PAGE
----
Farewell, My Queen
Original Title: Les Adieux à la Reine
Release date: March 21, 2012
Director: Benoît Jacquot
Novel by: Chantal Thomas
Screenplay by: Benoît Jacquot, Gilles Taurand
Cast: Léa Seydoux, Diane Kruger, Virginie Ledoyen
Based on the novel by French historian Chantal Thomas, Les Adieux à la Reine tells the fictionalized relationship that Queen Marie Antoinette (Kruger) had with her reader, a young servant called Agathe-Sidonie Laborde (Seydoux), during the final days before the French Revolution in 1789.
Appointed to pick suitable books and read them to Marie Antoinette, Laborde develops a nearly one-sided relationship with the Queen, who entrusts her with the task of aiding her dearest Gabrielle de Polastron (Ledoyen), the Duchesse de Polignac, whom people suspected was the Queen’s lover.
WHEN DID MARIE ANTOINETTE BECOME BISEXUAL aside, the most compelling thing about watching Farewell, My Queen has got to be Diane Kruger’s interpretation of an often vilified historical figure such as Marie Antoinette. Admit it, it’s so easy to make fun of the Royals — especially easy to mock the ones living at the Château de Versailles  — it’s easy to criticize frivolous people with less than serious portrayals of their lives, becoming pop culture fixtures for things people put in their lips. Even Ryan Murphy made a reference to Marie Antoinette’s infamous “Let them eat cake!” on an episode of Popular .
Marie Antoinette is at the bottom of the barrel in terms of prestige, but Kruger’s take is unassuming and makes her the most human as it’s ever been possible. She is, of course, Marie Antoinette in essence — choosing how to best carry her jewels with her when she is told to escape, and with a severe case of short-attention span as bad as Dory’s — but one had never been told to think about what the effect of the French Revolution had from her point of view. I almost felt bad for her, and that’s — to Kruger’s greatest effort — what makes the film compelling. And that’s coming from someone who generally finds Kruger’s performance (except for the one she did in Inglourious Basterds) generally sitting on the weaker elements of a film.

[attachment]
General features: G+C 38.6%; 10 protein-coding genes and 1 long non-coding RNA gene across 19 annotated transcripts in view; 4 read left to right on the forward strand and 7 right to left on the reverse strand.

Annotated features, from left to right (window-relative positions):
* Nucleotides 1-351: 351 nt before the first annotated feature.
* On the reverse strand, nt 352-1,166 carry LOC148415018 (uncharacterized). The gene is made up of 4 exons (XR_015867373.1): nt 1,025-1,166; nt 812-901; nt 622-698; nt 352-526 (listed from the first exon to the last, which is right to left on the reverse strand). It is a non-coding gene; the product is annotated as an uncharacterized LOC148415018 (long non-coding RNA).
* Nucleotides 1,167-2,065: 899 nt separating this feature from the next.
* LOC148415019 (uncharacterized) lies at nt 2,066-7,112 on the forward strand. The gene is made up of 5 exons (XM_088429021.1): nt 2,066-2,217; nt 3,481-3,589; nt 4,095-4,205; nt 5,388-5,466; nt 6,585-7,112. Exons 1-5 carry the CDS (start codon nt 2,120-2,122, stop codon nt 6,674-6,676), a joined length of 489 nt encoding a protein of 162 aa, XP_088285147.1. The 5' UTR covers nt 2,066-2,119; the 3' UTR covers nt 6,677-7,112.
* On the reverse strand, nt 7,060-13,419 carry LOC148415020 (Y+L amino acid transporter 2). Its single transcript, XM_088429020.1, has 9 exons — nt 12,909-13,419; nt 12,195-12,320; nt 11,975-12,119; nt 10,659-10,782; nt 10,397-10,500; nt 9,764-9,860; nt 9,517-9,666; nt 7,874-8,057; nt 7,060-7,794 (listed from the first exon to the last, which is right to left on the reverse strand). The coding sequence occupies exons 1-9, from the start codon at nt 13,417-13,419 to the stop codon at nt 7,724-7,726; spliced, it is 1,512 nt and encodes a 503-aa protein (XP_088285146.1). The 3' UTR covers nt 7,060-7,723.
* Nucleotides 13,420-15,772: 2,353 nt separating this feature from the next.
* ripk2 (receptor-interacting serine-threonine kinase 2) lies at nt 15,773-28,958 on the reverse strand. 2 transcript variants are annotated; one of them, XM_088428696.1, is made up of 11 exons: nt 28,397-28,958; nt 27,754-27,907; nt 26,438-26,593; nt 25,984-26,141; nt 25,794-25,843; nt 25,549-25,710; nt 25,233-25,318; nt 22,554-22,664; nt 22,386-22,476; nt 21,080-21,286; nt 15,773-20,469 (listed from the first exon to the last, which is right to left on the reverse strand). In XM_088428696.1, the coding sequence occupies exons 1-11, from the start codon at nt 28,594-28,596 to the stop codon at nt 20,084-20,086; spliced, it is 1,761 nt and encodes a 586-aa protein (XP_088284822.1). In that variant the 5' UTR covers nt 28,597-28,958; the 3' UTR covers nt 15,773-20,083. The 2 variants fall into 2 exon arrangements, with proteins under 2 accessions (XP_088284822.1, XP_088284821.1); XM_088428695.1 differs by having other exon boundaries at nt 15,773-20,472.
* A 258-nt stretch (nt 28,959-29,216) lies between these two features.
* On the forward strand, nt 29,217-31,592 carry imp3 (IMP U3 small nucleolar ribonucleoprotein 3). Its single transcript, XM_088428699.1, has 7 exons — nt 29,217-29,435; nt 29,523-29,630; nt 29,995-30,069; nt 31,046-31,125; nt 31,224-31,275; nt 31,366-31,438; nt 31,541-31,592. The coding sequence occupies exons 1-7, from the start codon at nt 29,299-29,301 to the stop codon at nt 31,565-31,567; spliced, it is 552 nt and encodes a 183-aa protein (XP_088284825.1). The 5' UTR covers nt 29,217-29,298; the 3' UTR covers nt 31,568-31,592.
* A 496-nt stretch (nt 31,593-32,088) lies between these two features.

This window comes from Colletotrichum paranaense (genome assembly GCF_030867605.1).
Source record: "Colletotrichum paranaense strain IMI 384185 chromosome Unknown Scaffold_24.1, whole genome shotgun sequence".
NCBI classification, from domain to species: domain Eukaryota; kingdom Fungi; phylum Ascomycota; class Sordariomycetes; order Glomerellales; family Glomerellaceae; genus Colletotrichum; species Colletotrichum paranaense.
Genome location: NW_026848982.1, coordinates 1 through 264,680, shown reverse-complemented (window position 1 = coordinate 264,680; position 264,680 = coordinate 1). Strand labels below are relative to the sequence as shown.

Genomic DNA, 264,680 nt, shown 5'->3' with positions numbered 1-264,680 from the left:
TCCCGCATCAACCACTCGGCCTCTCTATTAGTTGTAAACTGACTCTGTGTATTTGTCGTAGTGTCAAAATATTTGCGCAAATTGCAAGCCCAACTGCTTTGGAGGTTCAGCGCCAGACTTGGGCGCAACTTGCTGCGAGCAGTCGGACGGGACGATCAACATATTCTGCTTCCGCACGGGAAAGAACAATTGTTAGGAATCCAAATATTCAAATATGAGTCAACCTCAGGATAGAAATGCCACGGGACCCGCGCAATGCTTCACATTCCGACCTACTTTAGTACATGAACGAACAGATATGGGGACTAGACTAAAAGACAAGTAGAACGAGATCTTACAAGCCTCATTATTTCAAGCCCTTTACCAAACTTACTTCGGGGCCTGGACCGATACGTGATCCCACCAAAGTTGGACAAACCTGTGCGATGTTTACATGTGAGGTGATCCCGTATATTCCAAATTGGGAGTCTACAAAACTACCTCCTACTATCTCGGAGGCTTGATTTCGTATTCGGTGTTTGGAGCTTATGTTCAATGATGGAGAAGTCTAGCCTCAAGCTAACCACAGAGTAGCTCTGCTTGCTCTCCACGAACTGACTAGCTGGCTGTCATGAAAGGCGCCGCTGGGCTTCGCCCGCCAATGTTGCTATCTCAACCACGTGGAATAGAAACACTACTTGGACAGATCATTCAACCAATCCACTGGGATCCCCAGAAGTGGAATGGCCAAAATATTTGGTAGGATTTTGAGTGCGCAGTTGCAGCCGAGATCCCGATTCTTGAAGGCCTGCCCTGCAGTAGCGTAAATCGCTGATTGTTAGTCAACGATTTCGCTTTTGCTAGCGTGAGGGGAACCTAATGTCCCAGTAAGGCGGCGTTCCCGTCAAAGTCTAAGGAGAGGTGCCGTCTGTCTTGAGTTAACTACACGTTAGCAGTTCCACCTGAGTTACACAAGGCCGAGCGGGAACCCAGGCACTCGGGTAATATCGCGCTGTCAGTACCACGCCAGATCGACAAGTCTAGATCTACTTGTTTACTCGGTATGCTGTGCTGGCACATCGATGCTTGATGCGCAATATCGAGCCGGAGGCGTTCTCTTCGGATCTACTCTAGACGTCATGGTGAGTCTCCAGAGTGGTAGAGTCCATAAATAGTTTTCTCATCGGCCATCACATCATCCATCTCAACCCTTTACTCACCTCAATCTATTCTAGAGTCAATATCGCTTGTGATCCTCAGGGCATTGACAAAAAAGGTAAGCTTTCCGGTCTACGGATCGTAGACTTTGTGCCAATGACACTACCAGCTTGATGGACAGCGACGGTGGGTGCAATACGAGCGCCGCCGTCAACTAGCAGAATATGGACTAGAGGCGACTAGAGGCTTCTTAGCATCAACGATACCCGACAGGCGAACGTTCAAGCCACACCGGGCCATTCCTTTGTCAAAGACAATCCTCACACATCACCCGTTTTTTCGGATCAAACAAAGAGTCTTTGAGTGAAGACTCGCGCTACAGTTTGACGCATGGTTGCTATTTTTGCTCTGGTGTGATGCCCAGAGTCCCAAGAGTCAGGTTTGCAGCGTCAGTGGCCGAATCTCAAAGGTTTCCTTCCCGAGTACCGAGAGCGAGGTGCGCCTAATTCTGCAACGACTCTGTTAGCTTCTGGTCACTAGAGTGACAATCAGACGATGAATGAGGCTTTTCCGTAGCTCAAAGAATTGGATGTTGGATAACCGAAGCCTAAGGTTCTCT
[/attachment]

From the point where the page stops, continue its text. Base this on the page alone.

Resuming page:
However, none of that means that Léa Seydoux isn’t compelling enough. Her character’s greatest obstacle is having to compete with the the name recognition of the Queen, but she does a capable job even if I never quite understood her obsession with Marie Antoinette. Was she infatuated with her? Did I miss something? Other than them, the rest of the characters — including the beloved Duchesse de Polignac — seemed to be elements included in the narrative because they had to. It’s a recurring issue with historical films (Lincoln had it more than anything last year), but at least in Farewell, My Queen you care about something.
With fitting costuming (the green dress was lush!) and production value, Farewell, My Queen rises above average viewing despite some of the slower parts of the film with a highlight performance from Kruger, who surprises usual detractors.